Two Utah companies settle Oprah lawsuit
Oprah Winfrey has settled her lawsuit against two Utah companies that were accused of using her name without permission to promote nutritional drinks based on the açai berry.
Winfrey and Mehmet Oz, a medical doctor who appears frequently on her daytime talk show, sued 50 companies, including three from Utah, in August 2009 for using their names or images without permission to promote products for colon cleansing and to combat aging. The suit alleged that after Oz appeared several times on "Oprah" discussing health issues, the companies began to market products using their names as endorsements for the health benefits of the açai berry, which comes from Brazil.
Those companies included MonaVie of South Jordan, which has made a huge success of marketing a nutritional drink from the berry.
MonaVie was mistakenly included in the lawsuit filed in New York, according to company counsel Graden Jackson, and has now settled it. Several of the company's independent distributors had misused the image in their marketing efforts but not MonaVie, he said.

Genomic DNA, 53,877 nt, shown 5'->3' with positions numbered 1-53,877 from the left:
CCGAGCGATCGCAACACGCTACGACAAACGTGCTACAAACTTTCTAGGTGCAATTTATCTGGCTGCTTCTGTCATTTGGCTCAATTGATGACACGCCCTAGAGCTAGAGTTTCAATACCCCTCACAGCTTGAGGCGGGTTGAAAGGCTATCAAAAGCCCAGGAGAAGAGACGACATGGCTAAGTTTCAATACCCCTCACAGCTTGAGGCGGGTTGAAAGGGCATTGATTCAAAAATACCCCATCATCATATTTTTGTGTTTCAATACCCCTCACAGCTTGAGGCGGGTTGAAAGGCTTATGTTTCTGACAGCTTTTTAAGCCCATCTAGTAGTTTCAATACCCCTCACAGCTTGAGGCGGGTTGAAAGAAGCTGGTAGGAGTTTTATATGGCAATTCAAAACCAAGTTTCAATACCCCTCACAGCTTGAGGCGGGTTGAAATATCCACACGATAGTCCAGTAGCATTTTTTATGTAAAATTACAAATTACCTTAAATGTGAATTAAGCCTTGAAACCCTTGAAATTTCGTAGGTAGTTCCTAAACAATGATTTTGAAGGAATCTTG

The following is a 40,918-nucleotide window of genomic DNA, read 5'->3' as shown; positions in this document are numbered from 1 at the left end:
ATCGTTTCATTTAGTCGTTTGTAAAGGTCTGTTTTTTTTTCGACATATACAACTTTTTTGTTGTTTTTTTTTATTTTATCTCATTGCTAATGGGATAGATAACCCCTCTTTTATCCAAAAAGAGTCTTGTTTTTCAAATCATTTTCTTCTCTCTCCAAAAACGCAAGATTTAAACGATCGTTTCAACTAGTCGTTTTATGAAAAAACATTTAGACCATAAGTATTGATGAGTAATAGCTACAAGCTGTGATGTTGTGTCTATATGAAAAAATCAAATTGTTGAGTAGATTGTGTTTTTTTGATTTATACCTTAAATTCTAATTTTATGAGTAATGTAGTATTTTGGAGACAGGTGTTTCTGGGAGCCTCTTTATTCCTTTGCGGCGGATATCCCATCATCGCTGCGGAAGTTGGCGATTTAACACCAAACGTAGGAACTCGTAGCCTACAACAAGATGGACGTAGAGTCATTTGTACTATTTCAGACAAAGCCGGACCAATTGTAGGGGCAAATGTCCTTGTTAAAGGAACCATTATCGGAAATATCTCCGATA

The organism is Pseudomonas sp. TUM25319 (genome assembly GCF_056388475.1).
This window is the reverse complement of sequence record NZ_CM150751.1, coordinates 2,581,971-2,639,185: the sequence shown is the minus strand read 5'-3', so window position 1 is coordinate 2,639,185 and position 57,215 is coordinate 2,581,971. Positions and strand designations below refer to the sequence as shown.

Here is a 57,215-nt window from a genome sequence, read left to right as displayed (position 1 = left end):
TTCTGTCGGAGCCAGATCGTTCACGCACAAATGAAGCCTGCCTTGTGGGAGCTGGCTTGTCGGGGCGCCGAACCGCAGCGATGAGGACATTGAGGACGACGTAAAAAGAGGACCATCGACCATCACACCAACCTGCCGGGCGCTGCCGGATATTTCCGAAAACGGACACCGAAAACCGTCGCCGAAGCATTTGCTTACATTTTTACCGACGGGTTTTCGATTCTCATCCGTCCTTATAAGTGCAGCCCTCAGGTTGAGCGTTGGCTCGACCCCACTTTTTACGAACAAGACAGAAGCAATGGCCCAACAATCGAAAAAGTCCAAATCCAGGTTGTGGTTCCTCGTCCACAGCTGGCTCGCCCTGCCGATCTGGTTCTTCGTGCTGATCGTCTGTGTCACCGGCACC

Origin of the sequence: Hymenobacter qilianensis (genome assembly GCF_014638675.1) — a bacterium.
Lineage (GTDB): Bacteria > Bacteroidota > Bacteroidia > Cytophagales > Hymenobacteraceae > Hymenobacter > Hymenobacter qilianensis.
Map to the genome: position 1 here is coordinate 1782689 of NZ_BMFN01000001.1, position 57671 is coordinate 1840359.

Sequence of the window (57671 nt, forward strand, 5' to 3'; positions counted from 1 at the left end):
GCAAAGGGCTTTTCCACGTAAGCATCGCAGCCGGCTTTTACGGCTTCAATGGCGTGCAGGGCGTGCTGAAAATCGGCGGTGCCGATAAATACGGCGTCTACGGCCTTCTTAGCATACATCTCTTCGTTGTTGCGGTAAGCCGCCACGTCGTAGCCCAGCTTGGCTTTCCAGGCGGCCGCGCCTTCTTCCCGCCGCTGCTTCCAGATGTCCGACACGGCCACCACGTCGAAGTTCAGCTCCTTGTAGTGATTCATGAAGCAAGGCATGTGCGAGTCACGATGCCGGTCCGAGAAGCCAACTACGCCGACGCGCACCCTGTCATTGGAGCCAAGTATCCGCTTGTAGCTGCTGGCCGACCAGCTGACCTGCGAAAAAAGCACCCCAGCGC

"We got in touch with those distributors and acted as intermediary to facilitate the resolution of concerns Ms. Winfrey and Dr. Oz had with them."
He said terms of the settlement would not be disclosed because of a confidentiality agreement. "It was a very amicable settlement," according to Jackson.
Marc Rachman, a New York attorney who represents Winfrey, Oz and their companies, confirmed the settlement and said Winfrey and Oz have reached agreements with a number of those it sued and hoped to settle with others.
"They are done, without admitting liability, but everyone is agreeing to some type of stipulation to not use Oprah and Dr. Oz's names, image and trademarks going forward," he said.
Another Utah company, 456 Health Systems of Spanish Fork, and a related entity, B67 Nutra Pure Systems, also settled.
Company representatives could not be reached for comment.
A third Utah company, Crush LLC of Sandy, remains a party to the lawsuit. Jason Brailow, a principal officer at Crush and its parent, TMP Nevada, did not return a message seeking comment that was left with a California attorney who represents Crush in a separate proposed class-action lawsuit against Crush.
Calls made to listed Crush phone numbers generated a recording that said they had been disconnected. But Rachman said he hoped to reach a settlement with Crush and other companies, though he warned the lawsuit would be pursued if there are no agreements.
Crush and TMP also are being sued by the Illinois Attorney General's Office for alleged violations of that state's consumer fraud and deceptive business practices act for actions related to Winfrey.